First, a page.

Is Infrared Photography for you?2012-10-22-EX-1065-Edited

Infrared Photography as could be seen on various Web Sites like is mesmerizing.   There are so many amazing infrared pictures.  A year ago, I bought a used Canon 50D that I sent to for infrared conversion.  Since then, I am trying to get used to Infrared Photography and here is the full report on it.

How does this Canon Infrared 50D deliver the goods?

Converting a Camera to IR is a permanent change.  The operation means removing the Infrared filter in front of the camera sensor and replacing it by a visible light filter.

I have opted for the Super Blue filter.  Along with infrared light this filter allows some of the blue light to reach the sensor.  My Canon infrared 50D did the back and forth travel to within two weeks.

Challenges associated with Infrared Photography.

The Infrared filter in front the sensor is blocking most of the visible light.  This means that looking through the viewfinder, nothing changes.  However, the resulting image will be much different.  Taking pictures while looking through the viewfinder is tricky.

This also means that focusing and metering are not correct anymore.  On most DSLR focusing occur trough the viewfinder focusing points.  Infrared light properties are different and correct focusing is only possible through live view.  Using live view you get exactly on the screen what the sensor is recording.  Live view is also the best way for metering exposition.  Using live view extensively will drain battery faster.  Bring some spare battery with you.

I chose the Super blue filter by  I also bought a 77mm RM72 Infrared Glass Filter made by Hoya.  This filter passes only infrared light over 720nm.  When this filter is on my lens, it prevents all visible light from reaching the sensor.  Using this filter is just like if I had performed a standard Infrared conversion.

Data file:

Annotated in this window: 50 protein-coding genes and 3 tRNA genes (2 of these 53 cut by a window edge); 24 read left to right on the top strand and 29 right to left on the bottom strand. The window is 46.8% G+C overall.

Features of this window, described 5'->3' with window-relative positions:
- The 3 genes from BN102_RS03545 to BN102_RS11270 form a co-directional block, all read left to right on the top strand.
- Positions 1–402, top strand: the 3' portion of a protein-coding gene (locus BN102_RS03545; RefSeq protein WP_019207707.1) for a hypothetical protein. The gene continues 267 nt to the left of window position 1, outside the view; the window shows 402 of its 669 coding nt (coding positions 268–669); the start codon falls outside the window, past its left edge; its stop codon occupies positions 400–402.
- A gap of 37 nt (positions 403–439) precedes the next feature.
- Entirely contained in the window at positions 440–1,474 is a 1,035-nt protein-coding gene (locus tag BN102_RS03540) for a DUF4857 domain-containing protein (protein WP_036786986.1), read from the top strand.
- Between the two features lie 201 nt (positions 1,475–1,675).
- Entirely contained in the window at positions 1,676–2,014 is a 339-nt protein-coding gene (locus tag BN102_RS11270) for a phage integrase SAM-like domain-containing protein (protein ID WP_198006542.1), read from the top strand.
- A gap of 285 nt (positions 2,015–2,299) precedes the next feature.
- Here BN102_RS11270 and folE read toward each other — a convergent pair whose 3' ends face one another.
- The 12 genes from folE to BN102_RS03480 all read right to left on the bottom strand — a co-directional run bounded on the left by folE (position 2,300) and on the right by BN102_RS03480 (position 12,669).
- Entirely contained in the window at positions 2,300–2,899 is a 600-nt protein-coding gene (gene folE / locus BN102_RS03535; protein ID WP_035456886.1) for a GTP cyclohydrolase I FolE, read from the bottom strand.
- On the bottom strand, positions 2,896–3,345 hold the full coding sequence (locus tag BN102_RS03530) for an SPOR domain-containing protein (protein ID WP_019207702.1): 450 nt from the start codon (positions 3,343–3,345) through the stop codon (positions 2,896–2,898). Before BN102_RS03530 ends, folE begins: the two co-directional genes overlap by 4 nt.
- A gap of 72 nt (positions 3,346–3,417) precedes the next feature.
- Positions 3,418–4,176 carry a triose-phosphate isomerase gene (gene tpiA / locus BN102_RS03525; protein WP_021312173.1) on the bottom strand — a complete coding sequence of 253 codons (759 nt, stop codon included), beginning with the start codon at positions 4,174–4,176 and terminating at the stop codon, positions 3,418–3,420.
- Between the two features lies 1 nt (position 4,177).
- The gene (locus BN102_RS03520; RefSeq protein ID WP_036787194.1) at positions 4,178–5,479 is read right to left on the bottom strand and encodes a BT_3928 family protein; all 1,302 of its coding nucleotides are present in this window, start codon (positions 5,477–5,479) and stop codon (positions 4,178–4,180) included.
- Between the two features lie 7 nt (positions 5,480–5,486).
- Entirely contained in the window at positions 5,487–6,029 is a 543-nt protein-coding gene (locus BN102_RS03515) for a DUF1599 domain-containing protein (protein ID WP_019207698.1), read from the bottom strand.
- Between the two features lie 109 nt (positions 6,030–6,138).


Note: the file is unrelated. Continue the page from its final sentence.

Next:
Option #1: Super blue filter.

In this mode, pictures needs less change to look nice most of the time.  I use a grey card to set up proper white balance. If exposed correctly, the resulting picture looks good.  Working in Lightroom or Photoshop could bring the picture to life and make them very nice.  There is a potential challenge associated with chromatic aberration.  Since the blue wavelength, at one end of the spectrum do not focus at the same place on the sensor than infrared wavelength.  In some case, pictures are just bad.  Some lenses are better than others.  I suggest your research this online to see what combination work well.

Option #2: Super blue filter with visible light filter on the lens.

In this mode we are back at the usual Infrared Picture where only deep red and near infrared wavelength reach the sensor.  There is no chromatic aberration and the recorded image is reddish.  Swapping the red and blue channel in Photoshop makes these picture looks very nice with blue sky.  Looking through the viewfinder is of no help.  The RM72 Infrared Filter block visible light.  This also means that exposition and focus is only possible using live view.

Option #3: converting to Black and White.

In either of the first two options, converting pictures to black and white give very nice results.    Sky is usually darker and vegetation is very bright.  This is one of my preferred mode for IR photography.  By changing your picture mode in Camera to Black and White, you can see on the screen what your picture will look like once converted.

The main advantage to Infrared Photography is to shoot, very nice picture, when the sun is high in the sky.  Shadows are not your enemies anymore with IR photography.

All in all I am very happy with my infrared conversion.  Should you go forward yourself, I strongly recommend to check all the documentation on before committing to it.  Remember, this is a permanent change.

About you, do you like Infrared Pictures?